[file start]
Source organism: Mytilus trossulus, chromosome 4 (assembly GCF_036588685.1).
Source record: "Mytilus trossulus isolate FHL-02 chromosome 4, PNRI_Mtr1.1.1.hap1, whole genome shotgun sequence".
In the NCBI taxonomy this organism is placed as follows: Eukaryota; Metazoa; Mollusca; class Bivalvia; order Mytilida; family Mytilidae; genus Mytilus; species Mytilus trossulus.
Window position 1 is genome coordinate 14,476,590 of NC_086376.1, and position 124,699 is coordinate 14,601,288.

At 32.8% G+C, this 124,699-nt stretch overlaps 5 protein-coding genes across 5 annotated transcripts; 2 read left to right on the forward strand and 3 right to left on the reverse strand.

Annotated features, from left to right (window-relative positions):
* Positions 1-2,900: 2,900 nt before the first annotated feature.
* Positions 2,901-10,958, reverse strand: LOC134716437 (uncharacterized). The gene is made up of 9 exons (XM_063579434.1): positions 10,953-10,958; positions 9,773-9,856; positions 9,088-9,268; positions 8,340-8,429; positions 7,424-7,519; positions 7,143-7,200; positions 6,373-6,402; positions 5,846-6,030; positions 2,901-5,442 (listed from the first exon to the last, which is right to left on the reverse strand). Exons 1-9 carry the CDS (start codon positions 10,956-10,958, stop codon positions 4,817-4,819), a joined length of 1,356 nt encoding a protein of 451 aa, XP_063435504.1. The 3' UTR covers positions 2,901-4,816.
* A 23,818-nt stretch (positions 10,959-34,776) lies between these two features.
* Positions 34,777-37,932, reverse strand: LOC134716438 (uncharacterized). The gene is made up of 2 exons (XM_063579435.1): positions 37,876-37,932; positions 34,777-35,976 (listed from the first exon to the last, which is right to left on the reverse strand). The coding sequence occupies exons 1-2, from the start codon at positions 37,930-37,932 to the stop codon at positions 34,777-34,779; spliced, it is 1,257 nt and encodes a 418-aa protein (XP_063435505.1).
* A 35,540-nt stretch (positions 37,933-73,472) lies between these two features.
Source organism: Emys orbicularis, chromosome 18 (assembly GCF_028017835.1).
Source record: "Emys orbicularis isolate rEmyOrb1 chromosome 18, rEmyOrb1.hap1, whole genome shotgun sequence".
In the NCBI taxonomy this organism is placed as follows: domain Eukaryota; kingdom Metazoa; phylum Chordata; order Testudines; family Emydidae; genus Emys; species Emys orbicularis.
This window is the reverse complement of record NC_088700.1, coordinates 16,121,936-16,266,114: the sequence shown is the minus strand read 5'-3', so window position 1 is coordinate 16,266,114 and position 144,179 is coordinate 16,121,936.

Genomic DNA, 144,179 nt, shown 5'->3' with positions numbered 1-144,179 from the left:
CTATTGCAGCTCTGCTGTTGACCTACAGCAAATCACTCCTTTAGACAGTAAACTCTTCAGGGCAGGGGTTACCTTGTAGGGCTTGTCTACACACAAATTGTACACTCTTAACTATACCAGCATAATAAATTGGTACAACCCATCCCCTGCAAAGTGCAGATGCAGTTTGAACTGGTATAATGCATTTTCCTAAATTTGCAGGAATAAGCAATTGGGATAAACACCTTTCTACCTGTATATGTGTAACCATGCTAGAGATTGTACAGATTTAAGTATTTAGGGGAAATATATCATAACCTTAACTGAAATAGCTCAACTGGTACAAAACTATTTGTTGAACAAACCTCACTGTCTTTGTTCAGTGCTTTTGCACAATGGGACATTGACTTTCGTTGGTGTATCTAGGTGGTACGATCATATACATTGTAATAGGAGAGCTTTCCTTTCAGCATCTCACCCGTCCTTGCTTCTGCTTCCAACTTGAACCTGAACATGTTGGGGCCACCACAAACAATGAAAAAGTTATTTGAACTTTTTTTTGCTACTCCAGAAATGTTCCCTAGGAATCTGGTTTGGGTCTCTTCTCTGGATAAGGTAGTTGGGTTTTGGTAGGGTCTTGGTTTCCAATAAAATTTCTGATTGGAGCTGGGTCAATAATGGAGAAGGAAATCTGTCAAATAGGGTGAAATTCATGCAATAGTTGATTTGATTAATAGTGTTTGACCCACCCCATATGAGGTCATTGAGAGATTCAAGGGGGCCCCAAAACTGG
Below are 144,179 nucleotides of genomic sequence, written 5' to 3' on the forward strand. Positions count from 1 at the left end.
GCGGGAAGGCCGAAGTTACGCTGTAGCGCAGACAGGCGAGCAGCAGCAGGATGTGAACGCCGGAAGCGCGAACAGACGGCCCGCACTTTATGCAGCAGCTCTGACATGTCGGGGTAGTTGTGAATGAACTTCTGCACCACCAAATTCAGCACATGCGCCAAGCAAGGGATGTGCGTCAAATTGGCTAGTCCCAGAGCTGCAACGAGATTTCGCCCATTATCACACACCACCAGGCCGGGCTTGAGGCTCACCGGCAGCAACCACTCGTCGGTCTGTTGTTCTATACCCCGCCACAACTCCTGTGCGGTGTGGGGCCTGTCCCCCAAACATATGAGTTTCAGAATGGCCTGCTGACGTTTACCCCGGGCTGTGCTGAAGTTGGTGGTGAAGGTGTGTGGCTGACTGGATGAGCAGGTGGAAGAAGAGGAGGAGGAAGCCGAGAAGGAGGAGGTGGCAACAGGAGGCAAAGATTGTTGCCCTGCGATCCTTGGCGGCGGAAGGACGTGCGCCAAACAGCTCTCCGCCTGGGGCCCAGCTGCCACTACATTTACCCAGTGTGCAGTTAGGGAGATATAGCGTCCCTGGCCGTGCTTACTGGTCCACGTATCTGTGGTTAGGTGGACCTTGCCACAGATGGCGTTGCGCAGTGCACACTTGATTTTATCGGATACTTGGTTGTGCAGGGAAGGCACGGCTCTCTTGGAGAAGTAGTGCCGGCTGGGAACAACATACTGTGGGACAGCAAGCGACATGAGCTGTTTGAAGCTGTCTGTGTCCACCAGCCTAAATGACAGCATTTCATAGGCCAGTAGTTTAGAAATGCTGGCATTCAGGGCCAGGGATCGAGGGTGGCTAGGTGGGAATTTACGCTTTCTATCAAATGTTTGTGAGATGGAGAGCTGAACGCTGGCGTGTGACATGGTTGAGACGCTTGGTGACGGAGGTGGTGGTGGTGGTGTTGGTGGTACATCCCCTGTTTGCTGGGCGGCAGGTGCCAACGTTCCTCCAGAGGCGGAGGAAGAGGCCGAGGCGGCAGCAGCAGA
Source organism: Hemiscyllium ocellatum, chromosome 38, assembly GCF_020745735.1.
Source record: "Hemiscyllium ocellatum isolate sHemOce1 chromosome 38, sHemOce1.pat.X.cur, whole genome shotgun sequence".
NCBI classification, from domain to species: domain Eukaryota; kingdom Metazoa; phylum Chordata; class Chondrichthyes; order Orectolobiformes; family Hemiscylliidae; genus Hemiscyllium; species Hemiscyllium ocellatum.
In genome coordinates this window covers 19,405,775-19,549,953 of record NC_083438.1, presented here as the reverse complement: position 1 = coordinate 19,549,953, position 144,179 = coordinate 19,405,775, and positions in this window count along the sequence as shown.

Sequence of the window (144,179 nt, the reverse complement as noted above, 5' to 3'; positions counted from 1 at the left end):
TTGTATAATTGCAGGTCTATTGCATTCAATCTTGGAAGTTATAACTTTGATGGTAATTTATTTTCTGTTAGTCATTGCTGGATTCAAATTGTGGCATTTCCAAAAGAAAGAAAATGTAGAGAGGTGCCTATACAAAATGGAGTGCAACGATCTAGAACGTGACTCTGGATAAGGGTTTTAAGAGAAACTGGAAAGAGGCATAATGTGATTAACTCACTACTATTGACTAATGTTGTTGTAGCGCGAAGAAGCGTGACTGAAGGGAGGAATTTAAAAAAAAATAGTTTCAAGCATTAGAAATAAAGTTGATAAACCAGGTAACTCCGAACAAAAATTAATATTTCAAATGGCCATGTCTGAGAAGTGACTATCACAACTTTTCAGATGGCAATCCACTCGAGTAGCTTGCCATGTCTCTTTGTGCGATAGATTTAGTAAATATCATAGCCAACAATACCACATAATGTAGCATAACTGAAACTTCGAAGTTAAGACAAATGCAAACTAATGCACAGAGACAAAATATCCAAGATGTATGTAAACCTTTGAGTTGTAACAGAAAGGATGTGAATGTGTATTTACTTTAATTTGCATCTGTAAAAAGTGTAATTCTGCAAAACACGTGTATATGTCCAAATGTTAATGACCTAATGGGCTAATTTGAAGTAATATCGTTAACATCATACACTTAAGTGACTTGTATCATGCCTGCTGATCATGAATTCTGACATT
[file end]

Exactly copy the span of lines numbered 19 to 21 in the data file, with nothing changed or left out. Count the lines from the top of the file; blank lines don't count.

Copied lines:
GCGGGAAGGCCGAAGTTACGCTGTAGCGCAGACAGGCGAGCAGCAGCAGGATGTGAACGCCGGAAGCGCGAACAGACGGCCCGCACTTTATGCAGCAGCTCTGACATGTCGGGGTAGTTGTGAATGAACTTCTGCACCACCAAATTCAGCACATGCGCCAAGCAAGGGATGTGCGTCAAATTGGCTAGTCCCAGAGCTGCAACGAGATTTCGCCCATTATCACACACCACCAGGCCGGGCTTGAGGCTCACCGGCAGCAACCACTCGTCGGTCTGTTGTTCTATACCCCGCCACAACTCCTGTGCGGTGTGGGGCCTGTCCCCCAAACATATGAGTTTCAGAATGGCCTGCTGACGTTTACCCCGGGCTGTGCTGAAGTTGGTGGTGAAGGTGTGTGGCTGACTGGATGAGCAGGTGGAAGAAGAGGAGGAGGAAGCCGAGAAGGAGGAGGTGGCAACAGGAGGCAAAGATTGTTGCCCTGCGATCCTTGGCGGCGGAAGGACGTGCGCCAAACAGCTCTCCGCCTGGGGCCCAGCTGCCACTACATTTACCCAGTGTGCAGTTAGGGAGATATAGCGTCCCTGGCCGTGCTTACTGGTCCACGTATCTGTGGTTAGGTGGACCTTGCCACAGATGGCGTTGCGCAGTGCACACTTGATTTTATCGGATACTTGGTTGTGCAGGGAAGGCACGGCTCTCTTGGAGAAGTAGTGCCGGCTGGGAACAACATACTGTGGGACAGCAAGCGACATGAGCTGTTTGAAGCTGTCTGTGTCCACCAGCCTAAATGACAGCATTTCATAGGCCAGTAGTTTAGAAATGCTGGCATTCAGGGCCAGGGATCGAGGGTGGCTAGGTGGGAATTTACGCTTTCTATCAAATGTTTGTGAGATGGAGAGCTGAACGCTGGCGTGTGACATGGTTGAGACGCTTGGTGACGGAGGTGGTGGTGGTGGTGTTGGTGGTACATCCCCTGTTTGCTGGGCGGCAGGTGCCAACGTTCCTCCAGAGGCGGAGGAAGAGGCCGAGGCGGCAGCAGCAGA
Source organism: Hemiscyllium ocellatum, chromosome 38, assembly GCF_020745735.1.
Source record: "Hemiscyllium ocellatum isolate sHemOce1 chromosome 38, sHemOce1.pat.X.cur, whole genome shotgun sequence".